“In recent history, many of the values that Southern Baptists hold have lined up most closely with the Republican party’s platform,” Akin wrote in an email. “For that reason, we often see a correlation between the two.”

‘Difficult situation’

During the election, Akin was a vocal critic of both Trump and Clinton and said he did not vote for either candidate.

“This was certainly a difficult situation, and one that I never foresaw in my adult life,” he said.

North Carolina has the highest number of Southern Baptist churches and members in the United States after Texas, according to a 2015 annual church profile report compiled by LifeWay Christian Resources. But in 2015, the Southern Baptist Convention lost more than 200,000 members, and baptisms fell by more than 10,000.

In 2005, membership totaled about 16.6 million; 10 years later, it had declined to about 15.3 million.

The desire by some evangelical Christians to marry Christianity to an endorsement of Donald Trump is toxic and repugnant.

Manny Prieto, a pastor at Imago Dei church in Raleigh

Manny Prieto, a pastor at Imago Dei church in Raleigh and a Southeastern graduate, believes that evangelical Christians should be involved in politics. But in the months leading up to Trump’s victory, he became increasingly disappointed with the Southern Baptist Convention.

“The desire by some evangelical Christians to marry Christianity to an endorsement of Donald Trump is toxic and repugnant,” Prieto said. “According to some people, you have to support Trump, or hate Hillary and Obama, or you’re not a Christian.”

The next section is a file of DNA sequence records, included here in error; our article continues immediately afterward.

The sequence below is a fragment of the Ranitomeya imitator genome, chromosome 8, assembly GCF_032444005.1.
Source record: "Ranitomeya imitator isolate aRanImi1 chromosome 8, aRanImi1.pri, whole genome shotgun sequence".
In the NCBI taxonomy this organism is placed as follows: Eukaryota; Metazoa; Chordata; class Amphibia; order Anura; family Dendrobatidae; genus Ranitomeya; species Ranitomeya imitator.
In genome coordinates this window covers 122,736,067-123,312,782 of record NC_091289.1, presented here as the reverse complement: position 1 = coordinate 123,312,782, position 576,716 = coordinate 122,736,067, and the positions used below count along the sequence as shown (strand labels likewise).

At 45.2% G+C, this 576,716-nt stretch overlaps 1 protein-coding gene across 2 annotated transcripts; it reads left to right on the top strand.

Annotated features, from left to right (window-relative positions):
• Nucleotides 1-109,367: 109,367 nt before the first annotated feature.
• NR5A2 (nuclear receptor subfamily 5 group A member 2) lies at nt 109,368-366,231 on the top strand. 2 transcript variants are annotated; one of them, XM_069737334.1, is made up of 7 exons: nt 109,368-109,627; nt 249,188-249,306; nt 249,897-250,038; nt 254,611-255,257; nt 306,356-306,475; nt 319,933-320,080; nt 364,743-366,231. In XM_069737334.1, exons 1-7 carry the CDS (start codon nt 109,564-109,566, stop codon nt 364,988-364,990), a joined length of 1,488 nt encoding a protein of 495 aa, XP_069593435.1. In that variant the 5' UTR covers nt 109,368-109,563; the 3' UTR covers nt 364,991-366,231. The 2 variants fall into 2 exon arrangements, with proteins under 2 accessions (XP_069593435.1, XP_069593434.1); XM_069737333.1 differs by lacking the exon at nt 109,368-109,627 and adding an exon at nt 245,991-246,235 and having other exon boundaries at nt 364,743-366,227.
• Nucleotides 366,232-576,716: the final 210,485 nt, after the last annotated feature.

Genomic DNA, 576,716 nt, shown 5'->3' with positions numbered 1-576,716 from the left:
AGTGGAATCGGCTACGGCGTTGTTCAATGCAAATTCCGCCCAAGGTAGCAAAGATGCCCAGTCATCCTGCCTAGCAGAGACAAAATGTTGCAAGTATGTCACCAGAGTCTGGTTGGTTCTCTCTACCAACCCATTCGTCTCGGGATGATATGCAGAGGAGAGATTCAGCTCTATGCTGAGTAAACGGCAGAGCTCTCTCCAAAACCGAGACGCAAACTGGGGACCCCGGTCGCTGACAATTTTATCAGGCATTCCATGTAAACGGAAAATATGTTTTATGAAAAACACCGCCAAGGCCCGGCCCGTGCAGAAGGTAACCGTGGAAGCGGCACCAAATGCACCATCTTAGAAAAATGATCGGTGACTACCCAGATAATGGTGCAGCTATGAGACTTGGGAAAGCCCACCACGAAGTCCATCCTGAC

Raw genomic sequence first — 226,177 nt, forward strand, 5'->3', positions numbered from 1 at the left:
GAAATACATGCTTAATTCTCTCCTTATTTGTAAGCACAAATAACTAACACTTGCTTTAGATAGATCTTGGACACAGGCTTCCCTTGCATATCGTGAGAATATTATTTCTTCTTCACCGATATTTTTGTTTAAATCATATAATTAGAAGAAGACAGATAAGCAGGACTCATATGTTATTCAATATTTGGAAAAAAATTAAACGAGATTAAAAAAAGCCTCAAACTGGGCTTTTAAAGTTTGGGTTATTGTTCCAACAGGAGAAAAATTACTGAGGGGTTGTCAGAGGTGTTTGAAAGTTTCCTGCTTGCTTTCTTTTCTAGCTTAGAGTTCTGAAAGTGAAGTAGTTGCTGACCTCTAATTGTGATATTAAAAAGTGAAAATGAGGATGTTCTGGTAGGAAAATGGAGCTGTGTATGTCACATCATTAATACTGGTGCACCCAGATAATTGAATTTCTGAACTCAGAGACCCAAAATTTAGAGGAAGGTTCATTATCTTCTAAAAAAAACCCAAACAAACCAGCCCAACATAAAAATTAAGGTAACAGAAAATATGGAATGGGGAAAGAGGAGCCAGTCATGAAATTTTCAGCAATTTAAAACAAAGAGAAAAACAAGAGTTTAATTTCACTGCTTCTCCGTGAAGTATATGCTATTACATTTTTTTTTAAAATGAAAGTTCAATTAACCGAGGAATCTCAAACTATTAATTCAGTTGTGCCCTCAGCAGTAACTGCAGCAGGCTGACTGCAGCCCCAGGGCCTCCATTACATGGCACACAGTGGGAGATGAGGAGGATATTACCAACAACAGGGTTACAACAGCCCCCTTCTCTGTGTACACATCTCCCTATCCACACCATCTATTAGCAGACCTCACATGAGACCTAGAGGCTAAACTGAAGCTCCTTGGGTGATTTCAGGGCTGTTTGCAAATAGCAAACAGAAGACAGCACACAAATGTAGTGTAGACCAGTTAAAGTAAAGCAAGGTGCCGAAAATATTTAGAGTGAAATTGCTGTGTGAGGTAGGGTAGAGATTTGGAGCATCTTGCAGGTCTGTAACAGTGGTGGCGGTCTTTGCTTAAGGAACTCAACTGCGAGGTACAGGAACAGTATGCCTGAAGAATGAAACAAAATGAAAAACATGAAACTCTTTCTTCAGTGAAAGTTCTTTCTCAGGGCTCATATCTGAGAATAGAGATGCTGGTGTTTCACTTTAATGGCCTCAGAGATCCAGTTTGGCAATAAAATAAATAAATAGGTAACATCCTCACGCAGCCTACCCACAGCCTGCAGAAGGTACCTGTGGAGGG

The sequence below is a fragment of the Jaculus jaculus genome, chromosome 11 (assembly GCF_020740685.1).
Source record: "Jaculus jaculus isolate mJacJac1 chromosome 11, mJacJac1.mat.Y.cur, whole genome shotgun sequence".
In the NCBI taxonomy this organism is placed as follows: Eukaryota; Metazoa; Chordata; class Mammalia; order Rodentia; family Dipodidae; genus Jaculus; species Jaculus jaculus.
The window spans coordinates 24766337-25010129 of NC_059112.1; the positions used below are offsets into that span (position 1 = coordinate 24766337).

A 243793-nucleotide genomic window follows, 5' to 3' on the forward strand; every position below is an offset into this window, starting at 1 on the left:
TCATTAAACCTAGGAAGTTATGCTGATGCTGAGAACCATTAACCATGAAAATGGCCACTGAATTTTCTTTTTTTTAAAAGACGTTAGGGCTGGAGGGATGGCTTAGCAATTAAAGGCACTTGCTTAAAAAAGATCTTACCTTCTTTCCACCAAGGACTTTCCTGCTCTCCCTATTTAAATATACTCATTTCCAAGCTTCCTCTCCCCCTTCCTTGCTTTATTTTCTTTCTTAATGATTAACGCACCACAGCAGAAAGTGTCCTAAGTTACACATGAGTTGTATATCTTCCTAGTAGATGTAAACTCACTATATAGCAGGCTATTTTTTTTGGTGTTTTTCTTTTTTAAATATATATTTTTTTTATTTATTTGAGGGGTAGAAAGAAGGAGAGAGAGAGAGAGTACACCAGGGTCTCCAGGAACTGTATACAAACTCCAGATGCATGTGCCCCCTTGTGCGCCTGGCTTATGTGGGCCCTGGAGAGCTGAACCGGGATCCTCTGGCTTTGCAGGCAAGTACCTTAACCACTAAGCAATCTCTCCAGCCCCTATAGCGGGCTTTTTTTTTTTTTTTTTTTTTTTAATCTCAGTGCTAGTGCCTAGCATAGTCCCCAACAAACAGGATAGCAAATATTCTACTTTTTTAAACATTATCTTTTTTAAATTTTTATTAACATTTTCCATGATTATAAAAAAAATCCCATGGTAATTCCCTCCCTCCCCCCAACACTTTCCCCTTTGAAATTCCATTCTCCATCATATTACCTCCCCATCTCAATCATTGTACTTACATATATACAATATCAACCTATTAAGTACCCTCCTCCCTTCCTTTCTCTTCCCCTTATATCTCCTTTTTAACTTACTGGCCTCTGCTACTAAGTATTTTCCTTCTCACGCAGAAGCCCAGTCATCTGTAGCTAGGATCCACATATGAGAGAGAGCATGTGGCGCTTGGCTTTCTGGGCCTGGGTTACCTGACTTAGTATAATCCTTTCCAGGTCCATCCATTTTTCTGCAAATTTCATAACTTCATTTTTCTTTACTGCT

One of Moore’s pleas to Christian evangelicals was to abandon the concept of a “moral majority,” a term that typically refers to a movement and organization launched by Baptist preacher Jerry Falwell in the 1970s. The movement’s goal was to “lead the nation back to the moral stance that made America great” by influencing public policy to reflect Christian, conservative ideals.

Because of this movement, among other reasons, Christian evangelicalism quickly became “enmeshed with the religious right” in a way that other conservative religious groups were not, according to Moore. Sixty-four percent of Southern Baptists are Republican or lean Republican, in contrast to 26 percent who are or lean Democrat, according to Pew Research.

In op-eds and speeches, Moore berated “the old-guard religious right political establishment” for supporting Trump, despite the Republican candidate’s “serious moral problems” and actions that Moore deemed inconsistent with Biblical teachings and Christian values.

“The religious right turns out to be the people the religious right warned us about,” Moore said in an October speech.